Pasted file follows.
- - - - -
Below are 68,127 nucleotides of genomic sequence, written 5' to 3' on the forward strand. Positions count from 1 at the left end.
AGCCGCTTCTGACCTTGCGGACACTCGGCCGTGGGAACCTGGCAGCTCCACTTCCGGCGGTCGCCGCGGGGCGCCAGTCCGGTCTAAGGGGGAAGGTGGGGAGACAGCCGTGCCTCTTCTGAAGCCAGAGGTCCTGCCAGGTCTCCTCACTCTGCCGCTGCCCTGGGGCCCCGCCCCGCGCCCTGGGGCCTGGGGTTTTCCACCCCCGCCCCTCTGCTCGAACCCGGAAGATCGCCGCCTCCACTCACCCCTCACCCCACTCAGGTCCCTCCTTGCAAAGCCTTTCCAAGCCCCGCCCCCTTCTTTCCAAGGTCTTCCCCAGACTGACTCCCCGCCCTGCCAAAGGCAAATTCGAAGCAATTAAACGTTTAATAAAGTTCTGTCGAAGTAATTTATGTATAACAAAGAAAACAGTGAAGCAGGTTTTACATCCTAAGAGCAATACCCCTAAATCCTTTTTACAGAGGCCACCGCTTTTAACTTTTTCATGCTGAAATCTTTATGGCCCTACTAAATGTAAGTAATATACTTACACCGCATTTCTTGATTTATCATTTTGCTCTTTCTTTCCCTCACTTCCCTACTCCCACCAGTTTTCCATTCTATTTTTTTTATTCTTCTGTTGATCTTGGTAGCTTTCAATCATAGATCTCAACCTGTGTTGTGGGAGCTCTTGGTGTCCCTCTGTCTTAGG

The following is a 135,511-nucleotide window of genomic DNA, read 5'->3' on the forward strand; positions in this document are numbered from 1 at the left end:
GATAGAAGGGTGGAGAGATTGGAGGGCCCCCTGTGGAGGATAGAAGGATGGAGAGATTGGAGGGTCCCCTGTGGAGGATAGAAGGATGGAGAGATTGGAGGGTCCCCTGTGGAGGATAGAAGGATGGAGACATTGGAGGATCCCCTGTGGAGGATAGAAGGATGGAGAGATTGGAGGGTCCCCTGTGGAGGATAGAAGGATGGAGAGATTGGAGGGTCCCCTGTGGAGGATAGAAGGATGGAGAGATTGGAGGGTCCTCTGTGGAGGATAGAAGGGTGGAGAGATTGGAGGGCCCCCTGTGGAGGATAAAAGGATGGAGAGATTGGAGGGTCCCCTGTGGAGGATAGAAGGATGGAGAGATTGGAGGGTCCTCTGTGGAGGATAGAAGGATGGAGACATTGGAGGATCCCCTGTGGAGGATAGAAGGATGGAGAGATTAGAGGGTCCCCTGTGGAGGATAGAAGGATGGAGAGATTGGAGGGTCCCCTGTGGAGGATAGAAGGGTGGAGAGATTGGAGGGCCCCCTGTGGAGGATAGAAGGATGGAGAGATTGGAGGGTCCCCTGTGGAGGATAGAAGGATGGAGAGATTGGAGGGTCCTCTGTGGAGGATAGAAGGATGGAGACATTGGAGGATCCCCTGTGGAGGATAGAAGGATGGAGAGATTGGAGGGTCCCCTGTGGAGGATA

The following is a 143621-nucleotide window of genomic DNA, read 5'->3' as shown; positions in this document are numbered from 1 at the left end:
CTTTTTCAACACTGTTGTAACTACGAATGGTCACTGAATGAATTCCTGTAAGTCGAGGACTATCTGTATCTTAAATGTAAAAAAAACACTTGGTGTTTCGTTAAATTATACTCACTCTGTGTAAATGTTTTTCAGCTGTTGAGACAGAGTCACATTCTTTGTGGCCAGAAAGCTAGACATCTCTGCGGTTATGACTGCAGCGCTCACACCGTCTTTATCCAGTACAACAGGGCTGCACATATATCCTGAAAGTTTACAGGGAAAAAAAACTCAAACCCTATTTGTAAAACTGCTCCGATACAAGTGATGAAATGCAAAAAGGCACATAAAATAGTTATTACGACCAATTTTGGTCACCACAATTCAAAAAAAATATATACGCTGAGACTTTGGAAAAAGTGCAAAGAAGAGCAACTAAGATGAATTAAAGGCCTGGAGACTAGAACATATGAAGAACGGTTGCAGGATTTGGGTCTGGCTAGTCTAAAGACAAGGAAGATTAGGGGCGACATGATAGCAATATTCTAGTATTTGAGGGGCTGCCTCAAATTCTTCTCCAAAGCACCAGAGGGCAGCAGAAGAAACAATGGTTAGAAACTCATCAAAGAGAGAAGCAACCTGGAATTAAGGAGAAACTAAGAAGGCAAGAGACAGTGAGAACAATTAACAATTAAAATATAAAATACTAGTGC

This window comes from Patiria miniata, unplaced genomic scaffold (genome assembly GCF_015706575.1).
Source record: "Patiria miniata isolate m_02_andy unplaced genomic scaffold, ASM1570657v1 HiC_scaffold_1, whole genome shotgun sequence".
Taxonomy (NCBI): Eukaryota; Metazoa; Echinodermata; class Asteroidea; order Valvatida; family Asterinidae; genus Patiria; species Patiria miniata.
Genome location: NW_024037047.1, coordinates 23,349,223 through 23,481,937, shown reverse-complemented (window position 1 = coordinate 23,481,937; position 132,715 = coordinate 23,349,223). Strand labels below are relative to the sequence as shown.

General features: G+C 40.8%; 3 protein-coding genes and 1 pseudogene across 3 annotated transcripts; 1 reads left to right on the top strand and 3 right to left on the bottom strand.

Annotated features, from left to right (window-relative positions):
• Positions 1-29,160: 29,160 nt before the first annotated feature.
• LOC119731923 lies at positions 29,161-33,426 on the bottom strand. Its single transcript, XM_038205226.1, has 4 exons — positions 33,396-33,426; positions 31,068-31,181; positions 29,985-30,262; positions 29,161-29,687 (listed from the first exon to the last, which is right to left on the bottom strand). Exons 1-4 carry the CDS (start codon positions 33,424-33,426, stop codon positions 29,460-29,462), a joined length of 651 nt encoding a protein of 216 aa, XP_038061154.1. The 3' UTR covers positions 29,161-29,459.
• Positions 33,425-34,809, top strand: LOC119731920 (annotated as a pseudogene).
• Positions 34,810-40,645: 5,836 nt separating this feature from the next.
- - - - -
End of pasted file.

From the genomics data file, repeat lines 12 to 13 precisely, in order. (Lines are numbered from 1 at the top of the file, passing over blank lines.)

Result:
Annotated features, from left to right (window-relative positions):
• Positions 1-29,160: 29,160 nt before the first annotated feature.